How Sydney ‘super-spreader’ party may have caused longest NSW lockdown

A super-spreading birthday party in Sydney's western suburbs in June got out of control before contact tracers could get on top of it, an inquiry has heard.

NSW Chief Health Officer Dr Kerry Chant and Health Minister Brad Hazzard faced questions today from MPs who asked how the current Delta outbreak spread so quickly, leading to Sydney's longest lockdown.

The first COVID-19 case in what was then known as the Eastern Suburbs cluster was a limo driver on June 16. The virus spread through the community and an infected person went to a birthday party in West Hoxton on June 19.

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Crowd at party

From there cases spread like wildfire. Thirty guests got sick, they passed it on to 21 more people.

It should be noted the people at the party were not doing anything wrong under the restrictions at the time.

"It was thought that we got there very early, that we got to people before they'd become very infectious in the community, but that turned out to be not the case," Dr Chant said at the inquiry today.

Within a week Sydney's eastern suburbs were locked down.

And 24 hours later all Greater Sydney was ordered to stay at home.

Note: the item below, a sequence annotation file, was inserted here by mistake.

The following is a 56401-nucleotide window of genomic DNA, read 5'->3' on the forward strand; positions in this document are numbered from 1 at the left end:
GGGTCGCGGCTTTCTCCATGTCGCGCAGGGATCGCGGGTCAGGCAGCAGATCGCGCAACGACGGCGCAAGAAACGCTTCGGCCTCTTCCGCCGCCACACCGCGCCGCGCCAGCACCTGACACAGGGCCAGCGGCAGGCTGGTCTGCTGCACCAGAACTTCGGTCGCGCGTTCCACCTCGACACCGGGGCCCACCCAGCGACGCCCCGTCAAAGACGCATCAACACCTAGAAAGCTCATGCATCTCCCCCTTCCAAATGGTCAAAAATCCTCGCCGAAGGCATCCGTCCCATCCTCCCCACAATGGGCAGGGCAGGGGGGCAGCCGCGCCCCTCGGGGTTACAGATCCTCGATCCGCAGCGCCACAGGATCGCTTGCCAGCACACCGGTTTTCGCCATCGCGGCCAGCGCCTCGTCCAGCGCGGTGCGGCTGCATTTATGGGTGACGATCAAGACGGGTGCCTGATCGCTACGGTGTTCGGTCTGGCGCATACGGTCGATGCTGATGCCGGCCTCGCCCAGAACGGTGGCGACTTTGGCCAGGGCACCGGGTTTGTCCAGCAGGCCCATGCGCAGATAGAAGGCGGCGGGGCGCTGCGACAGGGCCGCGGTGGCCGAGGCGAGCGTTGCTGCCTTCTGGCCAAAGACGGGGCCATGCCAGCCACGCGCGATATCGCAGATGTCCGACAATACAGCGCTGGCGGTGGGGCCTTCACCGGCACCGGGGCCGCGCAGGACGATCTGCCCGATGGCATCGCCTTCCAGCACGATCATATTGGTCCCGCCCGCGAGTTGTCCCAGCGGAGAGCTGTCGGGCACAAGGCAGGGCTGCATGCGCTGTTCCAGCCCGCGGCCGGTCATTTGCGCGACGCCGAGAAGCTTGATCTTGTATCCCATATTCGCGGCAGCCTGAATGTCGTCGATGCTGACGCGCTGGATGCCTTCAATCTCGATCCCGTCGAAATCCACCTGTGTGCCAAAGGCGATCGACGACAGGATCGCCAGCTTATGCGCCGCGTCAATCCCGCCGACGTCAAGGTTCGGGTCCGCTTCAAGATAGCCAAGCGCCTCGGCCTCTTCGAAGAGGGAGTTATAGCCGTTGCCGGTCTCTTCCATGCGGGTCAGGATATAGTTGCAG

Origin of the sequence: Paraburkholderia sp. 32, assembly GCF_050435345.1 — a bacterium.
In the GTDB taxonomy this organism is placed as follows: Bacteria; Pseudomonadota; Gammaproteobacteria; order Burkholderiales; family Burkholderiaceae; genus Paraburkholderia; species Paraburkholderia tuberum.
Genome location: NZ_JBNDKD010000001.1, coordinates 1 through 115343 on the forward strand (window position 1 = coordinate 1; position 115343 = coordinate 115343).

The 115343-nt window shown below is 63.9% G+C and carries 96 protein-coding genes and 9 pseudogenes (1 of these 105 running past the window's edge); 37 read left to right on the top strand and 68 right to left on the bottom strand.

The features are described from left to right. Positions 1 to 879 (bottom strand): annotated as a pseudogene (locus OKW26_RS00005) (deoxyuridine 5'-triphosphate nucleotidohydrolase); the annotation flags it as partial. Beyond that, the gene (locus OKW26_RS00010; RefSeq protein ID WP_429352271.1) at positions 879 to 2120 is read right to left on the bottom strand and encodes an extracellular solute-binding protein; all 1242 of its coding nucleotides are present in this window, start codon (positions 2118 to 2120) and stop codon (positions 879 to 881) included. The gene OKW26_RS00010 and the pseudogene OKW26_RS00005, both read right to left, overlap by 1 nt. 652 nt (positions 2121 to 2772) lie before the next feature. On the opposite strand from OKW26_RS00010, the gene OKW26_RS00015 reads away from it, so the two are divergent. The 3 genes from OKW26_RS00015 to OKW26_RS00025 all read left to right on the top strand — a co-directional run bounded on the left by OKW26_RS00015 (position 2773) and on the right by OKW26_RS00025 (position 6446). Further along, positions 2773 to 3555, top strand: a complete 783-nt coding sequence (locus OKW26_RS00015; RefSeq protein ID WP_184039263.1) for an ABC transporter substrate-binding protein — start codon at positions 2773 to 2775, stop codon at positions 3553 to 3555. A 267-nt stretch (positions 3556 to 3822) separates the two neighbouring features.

By then the Delta strain of coronavirus had spread throughout the suburbs in the south-west.

"Clearly the delta variant behaved very differently to the other variants," Dr Chant said.

Greens MP David Shoebridge challenged the Chief Health Officer on this, saying: "this was not new information".

"We'd had that experience and that information from the UK, in particular, from India … surely that should have fed into the decision making on the 17th of June, the 18th of June," he said.

Ninety minutes into what was supposed to be an hour inquiry, Mr Hazzard grew agitated.

Chant Hazzard inquiry

"If you're challenging Dr Chant's advice, that's not appropriate," he said.

He then accused the inquiry of "wasting her time" before interjecting: "I'm the Minister, and I'll answer it".

Dr Chant was not able to provide any concrete answers on when the lockdown can end, or when restrictions can ease.

The inquiry was told she wants to see 70 per cent vaccination rates before any decisions are made.

"I have not provided any advice as to what restrictions I would be prepared to ease, it is premature."

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